Currently, more than 5 million Americans are living with dementia, and that number is expected to increase to over 16 million by the year 2050.  While many aspects of dementia are still a mystery, the disease itself and many of its affects are familiar.  Due to the eventual impairment to memory and executive decision-making skills, a person living with dementia will eventually need to stop driving.  Unfortunately, many individuals living with dementia are shocked and dismayed to hear family members or a physician suggest they stop driving.  The inability to drive represents a loss of freedom and the (very real) potential for isolation and confinement.  In order to lessen the blow, it is important to prepare in advance for this eventuality.

First, it is important to recognize signs which may indicate that it is time for an individual with dementia to stop driving.  In order to plan ahead, it is helpful if both the person with dementia as well as family and friends are familiar with this.  Indications that it may be time to stop driving can include:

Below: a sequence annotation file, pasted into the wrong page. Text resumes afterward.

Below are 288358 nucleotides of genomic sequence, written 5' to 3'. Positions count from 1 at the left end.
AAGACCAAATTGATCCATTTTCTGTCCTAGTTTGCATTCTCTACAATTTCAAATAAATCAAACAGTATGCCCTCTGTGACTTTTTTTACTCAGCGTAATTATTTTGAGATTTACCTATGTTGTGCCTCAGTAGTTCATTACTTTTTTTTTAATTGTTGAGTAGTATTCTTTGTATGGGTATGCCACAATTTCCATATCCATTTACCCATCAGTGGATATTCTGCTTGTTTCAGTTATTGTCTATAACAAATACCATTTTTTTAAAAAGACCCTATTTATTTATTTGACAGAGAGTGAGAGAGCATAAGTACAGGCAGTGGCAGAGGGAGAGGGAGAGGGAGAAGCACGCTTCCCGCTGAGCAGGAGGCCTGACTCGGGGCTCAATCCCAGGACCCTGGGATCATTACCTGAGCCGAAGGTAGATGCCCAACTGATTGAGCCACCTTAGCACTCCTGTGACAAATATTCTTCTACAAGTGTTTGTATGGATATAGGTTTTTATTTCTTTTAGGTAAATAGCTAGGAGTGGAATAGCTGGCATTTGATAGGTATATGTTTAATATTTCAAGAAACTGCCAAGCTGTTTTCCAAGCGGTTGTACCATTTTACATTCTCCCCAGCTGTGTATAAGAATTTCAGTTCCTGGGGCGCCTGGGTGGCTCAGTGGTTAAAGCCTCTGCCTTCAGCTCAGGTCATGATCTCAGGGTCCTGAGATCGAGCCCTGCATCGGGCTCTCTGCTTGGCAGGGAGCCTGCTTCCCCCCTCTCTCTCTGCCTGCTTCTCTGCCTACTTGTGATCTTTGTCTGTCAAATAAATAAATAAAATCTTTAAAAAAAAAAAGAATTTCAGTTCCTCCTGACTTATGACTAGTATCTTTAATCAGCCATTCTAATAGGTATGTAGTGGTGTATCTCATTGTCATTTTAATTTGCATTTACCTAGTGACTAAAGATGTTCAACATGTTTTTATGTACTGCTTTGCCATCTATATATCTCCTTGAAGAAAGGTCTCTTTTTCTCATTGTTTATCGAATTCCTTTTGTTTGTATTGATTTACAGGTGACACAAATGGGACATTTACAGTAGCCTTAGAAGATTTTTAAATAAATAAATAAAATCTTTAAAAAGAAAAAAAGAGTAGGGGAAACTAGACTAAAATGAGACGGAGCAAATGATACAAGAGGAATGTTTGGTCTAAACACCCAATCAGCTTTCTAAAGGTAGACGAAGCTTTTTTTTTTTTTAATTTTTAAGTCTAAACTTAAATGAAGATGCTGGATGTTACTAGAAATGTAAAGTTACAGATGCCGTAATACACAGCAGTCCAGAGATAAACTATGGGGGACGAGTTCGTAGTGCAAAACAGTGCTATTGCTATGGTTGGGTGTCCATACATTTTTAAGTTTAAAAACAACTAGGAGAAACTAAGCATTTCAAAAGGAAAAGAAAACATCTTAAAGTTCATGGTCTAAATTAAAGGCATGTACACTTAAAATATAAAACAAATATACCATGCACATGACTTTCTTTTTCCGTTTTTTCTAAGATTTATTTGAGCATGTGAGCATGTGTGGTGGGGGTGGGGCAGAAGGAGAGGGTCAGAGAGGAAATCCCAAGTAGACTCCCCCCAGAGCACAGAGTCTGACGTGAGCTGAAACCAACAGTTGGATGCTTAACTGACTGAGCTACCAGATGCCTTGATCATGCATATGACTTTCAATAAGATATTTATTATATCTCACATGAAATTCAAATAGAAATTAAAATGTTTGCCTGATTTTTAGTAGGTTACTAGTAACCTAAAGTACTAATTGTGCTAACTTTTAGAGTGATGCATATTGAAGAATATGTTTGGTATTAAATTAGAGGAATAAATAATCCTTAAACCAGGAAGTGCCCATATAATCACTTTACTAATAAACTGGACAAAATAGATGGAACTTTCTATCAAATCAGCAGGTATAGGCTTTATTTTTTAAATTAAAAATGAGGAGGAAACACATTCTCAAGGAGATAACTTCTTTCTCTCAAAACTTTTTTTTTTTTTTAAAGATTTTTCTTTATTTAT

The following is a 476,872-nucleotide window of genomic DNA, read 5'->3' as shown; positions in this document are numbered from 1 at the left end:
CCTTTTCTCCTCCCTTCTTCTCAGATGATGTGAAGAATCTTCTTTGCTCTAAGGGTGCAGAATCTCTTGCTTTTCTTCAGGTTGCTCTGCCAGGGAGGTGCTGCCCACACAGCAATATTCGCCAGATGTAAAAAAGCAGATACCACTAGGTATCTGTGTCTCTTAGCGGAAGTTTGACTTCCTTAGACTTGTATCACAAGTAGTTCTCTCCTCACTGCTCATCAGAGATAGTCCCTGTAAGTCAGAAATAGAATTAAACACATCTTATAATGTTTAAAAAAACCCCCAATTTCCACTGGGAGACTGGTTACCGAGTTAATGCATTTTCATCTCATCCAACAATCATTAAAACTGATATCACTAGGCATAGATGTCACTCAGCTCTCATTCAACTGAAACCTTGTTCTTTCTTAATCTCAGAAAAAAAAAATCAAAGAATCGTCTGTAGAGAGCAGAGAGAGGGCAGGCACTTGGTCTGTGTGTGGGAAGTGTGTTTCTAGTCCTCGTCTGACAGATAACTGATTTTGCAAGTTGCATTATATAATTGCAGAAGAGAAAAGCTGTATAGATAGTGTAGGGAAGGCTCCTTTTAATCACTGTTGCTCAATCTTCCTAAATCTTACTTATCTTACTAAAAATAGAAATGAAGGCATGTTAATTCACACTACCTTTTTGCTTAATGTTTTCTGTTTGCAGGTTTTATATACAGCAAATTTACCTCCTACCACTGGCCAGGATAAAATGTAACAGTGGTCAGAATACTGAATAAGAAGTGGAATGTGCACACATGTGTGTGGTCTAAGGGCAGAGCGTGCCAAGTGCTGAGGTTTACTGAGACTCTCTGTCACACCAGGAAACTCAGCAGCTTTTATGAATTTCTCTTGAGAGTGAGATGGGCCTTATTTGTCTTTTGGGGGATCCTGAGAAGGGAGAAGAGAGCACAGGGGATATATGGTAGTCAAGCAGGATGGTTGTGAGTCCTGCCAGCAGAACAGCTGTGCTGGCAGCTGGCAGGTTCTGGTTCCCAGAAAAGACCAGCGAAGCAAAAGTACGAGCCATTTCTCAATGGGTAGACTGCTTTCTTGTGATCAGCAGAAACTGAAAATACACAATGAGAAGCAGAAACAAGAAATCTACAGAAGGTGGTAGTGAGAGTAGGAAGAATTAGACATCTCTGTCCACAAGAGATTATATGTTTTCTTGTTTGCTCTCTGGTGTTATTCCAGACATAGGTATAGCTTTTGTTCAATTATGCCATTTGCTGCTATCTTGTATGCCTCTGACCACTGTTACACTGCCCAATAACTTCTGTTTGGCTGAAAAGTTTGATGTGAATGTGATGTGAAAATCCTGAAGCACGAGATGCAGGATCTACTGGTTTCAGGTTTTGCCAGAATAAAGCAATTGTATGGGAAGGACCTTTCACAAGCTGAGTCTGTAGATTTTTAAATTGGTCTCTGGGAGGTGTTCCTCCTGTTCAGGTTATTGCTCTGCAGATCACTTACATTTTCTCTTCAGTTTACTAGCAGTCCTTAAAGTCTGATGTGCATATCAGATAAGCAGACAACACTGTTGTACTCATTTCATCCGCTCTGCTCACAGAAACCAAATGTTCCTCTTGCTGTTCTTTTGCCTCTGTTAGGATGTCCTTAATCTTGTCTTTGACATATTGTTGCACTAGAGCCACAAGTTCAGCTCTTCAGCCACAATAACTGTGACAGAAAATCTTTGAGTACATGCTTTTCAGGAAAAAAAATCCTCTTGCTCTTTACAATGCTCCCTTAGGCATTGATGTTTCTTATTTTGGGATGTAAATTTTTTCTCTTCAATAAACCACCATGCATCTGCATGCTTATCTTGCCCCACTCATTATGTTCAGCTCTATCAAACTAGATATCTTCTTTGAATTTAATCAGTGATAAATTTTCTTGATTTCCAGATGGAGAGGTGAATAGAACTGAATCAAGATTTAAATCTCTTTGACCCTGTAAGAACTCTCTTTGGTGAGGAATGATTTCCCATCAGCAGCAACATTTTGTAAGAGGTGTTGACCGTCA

• Failure to obey traffic signs
  • Getting lost in familiar places
  • Confusing the gas pedal with the brake
  • Difficulty staying in lane
  • Making poor choices about passing, stopping, and speed
  • Mysterious dents or scratches on the vehicle
  • Longer than typical drive times
  • Confusion or anger while driving

This list is not exhaustive but contains good examples of signs to watch for.  If the person with dementia is educated in advance about these concerns and the possibility that driving may no longer be feasible, it tends to ease the transition when confronted with the situation.